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Tennessee bill would allow college students to carry guns on campus

Tennessee lawmakers are proposing a bill that would allow people to carry guns on college campuses.

NASHVILLE, Tenn. — State legislators are proposing a bill that would allow college students to carry a gun on their campus.

The bill, HB0977/SB0827, was introduced in the legislature by Rep. Todd Warner (R-Chapel Hill) and Sen. Joey Hensley (R-Hohenwald) on Jan. 30. It would amend a Tennessee law that prevents most people from carrying guns on school campuses to exclude public and private college campuses. The law would still apply to K-12 schools in the state. 

Students at the moment aren’t allowed to carry firearms on campus, even if they have a permit and own one. However, in 2016 the state passed a similar law allowing faculty and staff to be armed if they have a permit.

If this bill passes, students would still have to go through training and get a permit.

Democratic legislators objected to the proposed change to state law.

“I'm very opposed to this bill," Sen. Heidi Campbell (D-Nashville) said. "I will definitely vote against it.”

Hensley and Campbell said the purpose of the bill is to "allow law-abiding citizens to defend themselves" on college campuses. 

Campbell responded with a question and said gun and violence rates were already high.

“How many, how many kids how many people have to die before we realize that guns do not make us safer?” Campbell said. “The more that we make guns available and accessible to people, the more that we're going to have gun violence."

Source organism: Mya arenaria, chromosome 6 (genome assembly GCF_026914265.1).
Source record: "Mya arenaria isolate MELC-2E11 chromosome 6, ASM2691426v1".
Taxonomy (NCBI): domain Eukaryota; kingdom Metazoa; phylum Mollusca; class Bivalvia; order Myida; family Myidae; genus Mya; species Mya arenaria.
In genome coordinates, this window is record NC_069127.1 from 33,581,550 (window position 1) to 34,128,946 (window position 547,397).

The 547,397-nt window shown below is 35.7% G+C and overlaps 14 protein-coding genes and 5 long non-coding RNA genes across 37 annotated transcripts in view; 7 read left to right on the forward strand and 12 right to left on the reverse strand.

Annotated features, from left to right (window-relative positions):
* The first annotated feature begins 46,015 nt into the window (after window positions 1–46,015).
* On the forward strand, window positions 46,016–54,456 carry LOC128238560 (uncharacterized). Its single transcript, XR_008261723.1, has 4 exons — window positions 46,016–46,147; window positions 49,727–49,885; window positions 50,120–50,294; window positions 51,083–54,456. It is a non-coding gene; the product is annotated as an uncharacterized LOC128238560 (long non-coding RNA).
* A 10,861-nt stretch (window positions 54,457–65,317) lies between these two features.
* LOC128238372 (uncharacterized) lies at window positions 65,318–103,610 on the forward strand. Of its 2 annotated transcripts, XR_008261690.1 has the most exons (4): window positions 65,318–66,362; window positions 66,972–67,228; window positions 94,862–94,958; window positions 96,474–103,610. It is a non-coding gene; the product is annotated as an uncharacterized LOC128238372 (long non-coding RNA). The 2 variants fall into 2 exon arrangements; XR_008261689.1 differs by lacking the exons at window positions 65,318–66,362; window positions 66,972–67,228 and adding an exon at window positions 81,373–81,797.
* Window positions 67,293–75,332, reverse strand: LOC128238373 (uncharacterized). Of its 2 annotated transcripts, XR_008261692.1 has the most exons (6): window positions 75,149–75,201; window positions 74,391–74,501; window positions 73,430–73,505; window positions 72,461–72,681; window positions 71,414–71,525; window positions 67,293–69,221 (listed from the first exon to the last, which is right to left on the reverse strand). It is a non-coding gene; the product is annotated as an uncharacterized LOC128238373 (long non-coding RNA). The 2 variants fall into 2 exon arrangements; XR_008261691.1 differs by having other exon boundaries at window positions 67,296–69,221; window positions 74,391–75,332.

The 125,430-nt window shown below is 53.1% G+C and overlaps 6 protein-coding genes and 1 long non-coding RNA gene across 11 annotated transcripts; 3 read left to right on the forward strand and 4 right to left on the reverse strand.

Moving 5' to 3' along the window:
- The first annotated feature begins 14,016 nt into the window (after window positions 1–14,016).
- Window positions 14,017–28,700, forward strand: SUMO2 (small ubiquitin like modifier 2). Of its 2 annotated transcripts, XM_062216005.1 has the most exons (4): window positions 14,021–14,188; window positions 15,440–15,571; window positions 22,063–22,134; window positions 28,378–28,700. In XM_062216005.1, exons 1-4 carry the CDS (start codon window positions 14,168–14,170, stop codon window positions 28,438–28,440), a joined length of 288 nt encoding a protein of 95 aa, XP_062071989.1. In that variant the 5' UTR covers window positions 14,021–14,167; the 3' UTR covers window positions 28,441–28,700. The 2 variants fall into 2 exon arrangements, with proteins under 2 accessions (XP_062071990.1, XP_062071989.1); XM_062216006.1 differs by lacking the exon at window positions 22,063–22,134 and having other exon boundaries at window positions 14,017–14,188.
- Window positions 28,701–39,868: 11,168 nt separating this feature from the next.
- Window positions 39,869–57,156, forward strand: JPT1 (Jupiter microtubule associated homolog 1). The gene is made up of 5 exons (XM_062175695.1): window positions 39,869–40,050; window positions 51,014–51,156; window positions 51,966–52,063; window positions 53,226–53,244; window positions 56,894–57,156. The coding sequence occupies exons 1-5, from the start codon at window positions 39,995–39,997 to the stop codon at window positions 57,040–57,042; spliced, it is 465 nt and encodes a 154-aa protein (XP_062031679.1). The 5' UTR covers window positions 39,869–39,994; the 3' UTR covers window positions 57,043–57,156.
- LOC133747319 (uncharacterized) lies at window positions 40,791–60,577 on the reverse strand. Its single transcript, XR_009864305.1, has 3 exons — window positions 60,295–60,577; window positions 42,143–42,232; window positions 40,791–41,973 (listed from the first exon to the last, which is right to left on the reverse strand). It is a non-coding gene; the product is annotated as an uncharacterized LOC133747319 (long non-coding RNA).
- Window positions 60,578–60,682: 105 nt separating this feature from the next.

Hensley said there's more to consider when looking at safety on campuses. 

"It's not always just shootings," Hensley said. "But there's many assaults that happen and rapes and just issues where people do harm to people.”

Both of the sponsors also spoke about the importance of protecting constitutional rights. 

"Just because somebody is going on a college campus, they should not have to forfeit their right to defend themselves,” Hensley said.

Campbell said it's best to listen to the experts on how to provide safety instead of placing more guns in people's hands. 

"I just would say that we can protect Second Amendment rights and also have common sense gun regulations,” Heidi said.

UT sent the following statement as a response about the bill:

“The University of Tennessee has long opposed efforts to further expand the presence of firearms on public campuses. We will continue to monitor the legislation and any implications it may have on our campus communities.”

As for students on campus, the thought of carrying a gun sounded like a foreign concept to some.

“Yeah that’s probably not the best idea,” Rachel Forrest, a UTK student, said.

Another student said he was somewhere in the middle. 

"I wouldn’t be opposed to it but I don’t really see I need for it,” Noah Armistead said. 

Some that taught at UTK said they were in complete opposition to the idea.

"Insanely uncomfortable... a viscerally disgusted reaction,” Maddie Harvin, a UTK lecturer, said.

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